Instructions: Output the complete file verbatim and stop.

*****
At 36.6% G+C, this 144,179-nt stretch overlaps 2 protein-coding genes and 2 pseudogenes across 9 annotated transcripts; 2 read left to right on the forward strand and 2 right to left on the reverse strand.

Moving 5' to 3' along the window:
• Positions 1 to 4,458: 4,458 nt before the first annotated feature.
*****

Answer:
At 36.6% G+C, this 144,179-nt stretch overlaps 2 protein-coding genes and 2 pseudogenes across 9 annotated transcripts; 2 read left to right on the forward strand and 2 right to left on the reverse strand.

Moving 5' to 3' along the window:
• Positions 1 to 4,458: 4,458 nt before the first annotated feature.